Not every teen pop star’s career leads to tabloid headlines, some are actually squeaky clean (see Taylor Swift). But the major issue seems to be that kids who start out in the industry at such a young age, are constantly faced with adult situations. They have to deal with paparazzi, rumours, controversies, etc. It’s as though acting like a kid only sells for so long, and in order to maintain their fame, they have to alter their image, usually by becoming more sexually expressive. Just recently, Demi Lovato a veteran of the industry at only 18 years old, checked into a treatment facility for emotional and physical issues. Who’s to blame? The parents? The media? Is it even anyone’s fault? Who knows. All I do know is infamy is ever increasing amongst teenage pop stars. And that my friends, is not alright.

When engaging in a conversation about music, or anything really, I feel it’s imperative to know what you’re talking about; to have a basis or reference for why you’re saying what you’re saying is really not that difficult. We don’t have to agree on everything because let’s face it, at the end of the day everyone is entitled to their own opinion. But the ideas being thrown out into the discussion should be based on truth. What really irks me, is when people make things up for no reason. They use a tiny bit of true, and a whole lot of false to make themselves appear more intelligent. Allow me to elaborate.
                                                                                                                                                                                                                           To give you some history, I have always had a penchant for rock/alternative music, likely due to being a by-product of the grunge era (think Nirvana, Soundgarden, Pearl Jam, etc) that exploded in the 90s, when I was in high school. Which is why the following incident was so troublesome. I was driving with someone and Nirvana’s “Smells Like Teen Spirit” comes on the radio. For those of you unfamiliar with grunge music, Nirvana essentially defined it. They had the look (plaid flannel shirts), the hair (head banger hair as I used to call it) and the sound (angry enough to instantaneously induce mosh pits). And “Smells Like Teen Spirit” became grunge’s anthem. So the person I am with, who clearly does not listen to any music of this genre, but has heard of the band, proceeds to make a statement suggesting that it was amazing how famous Nirvana became, after only making one album (ie Nevermind) before lead singer Kurt Cobain committed suicide. My immediate reaction: shock, followed by horror.
                                                                                                                                                                                                                            What ensued was a very disturbed and confused me, trying to convince an ignorant her that Nirvana had in fact recorded more than 1 album, as I own at least 2 others (1. In Utero with my all time favourite “All Apologies”; 2. Unplugged in New York including an amazing cover of Bowie’s “Man Who Sold the World”, which never fails to give me chills).  I shit you not, she refused to believe me. What frustrated me the most was this was a textbook case of someone trying to look like they know what they’re talking about. Needless to say, we no longer hang out.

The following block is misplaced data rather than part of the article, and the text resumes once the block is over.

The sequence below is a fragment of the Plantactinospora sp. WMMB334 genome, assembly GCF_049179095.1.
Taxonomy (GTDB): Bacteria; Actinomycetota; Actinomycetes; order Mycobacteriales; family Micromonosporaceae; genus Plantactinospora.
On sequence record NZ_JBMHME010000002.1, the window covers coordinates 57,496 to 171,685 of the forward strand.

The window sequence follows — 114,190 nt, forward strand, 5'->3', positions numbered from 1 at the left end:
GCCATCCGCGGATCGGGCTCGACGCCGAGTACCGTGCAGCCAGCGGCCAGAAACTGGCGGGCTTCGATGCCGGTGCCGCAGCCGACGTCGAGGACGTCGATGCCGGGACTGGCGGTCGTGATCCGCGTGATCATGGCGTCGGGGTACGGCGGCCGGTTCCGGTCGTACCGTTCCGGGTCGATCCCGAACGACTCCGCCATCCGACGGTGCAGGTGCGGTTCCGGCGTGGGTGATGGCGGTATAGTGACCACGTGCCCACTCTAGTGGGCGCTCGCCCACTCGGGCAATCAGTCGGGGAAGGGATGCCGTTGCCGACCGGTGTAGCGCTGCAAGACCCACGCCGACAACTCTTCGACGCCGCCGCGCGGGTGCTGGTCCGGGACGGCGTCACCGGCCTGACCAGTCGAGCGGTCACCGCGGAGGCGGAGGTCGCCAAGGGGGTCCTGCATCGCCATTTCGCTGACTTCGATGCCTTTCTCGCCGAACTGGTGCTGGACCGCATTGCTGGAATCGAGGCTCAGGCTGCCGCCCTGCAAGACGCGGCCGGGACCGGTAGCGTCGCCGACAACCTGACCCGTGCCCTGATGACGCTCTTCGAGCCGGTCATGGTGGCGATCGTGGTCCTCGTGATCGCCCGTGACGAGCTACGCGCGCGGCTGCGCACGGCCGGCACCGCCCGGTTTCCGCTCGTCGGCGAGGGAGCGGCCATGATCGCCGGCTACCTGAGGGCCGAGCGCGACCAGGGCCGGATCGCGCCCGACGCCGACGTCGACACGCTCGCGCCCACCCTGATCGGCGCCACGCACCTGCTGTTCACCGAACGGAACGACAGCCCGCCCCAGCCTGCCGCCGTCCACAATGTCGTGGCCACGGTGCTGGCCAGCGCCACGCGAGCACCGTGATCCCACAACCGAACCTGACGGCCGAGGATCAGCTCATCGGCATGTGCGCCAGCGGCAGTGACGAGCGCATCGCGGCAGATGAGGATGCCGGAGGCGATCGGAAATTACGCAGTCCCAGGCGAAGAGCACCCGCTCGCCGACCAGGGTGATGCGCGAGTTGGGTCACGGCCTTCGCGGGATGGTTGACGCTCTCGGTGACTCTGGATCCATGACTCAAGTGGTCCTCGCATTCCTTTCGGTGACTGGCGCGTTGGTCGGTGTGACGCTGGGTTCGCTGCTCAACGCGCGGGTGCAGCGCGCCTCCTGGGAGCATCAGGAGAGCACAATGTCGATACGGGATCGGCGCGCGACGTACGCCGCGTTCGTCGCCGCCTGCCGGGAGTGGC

Name-dropping is another variation of blending true and false. Just because you can drop the name of an obscure indie band no one else has heard of, it doesn’t mean you’re into indie music. If you tell me you like Interpol, you should be able to name at least one of their songs. I’m telling you, there’s nothing worse than pretending to know something. Whether it’s to appear more intelligent, to make it seem like your taste in music is expansive, to make others think you’re interesting, or even to hide the fact that you’d be perfectly happy just listening to Lindsay Lohan’s “Rumors” on repeat, it’s inexcusable. Here’s the thing, if you want people to think your taste in music is “different” and “interesting” and “so not mainstream”, try actually listening to music that is different, interesting and so not mainstream – who knows, you may actually like it.
                                                                                                                                                                                                                            All I’m asking is for everyone to be honest. Educate yourself. It’s just like anything else in life, if you are going to make a statement you think is fact, then make sure it’s fact. If you haven’t heard of a band – admit it. If you like music you think will get you made fun of – own it. Please, just stop pretending, is that too much to ask?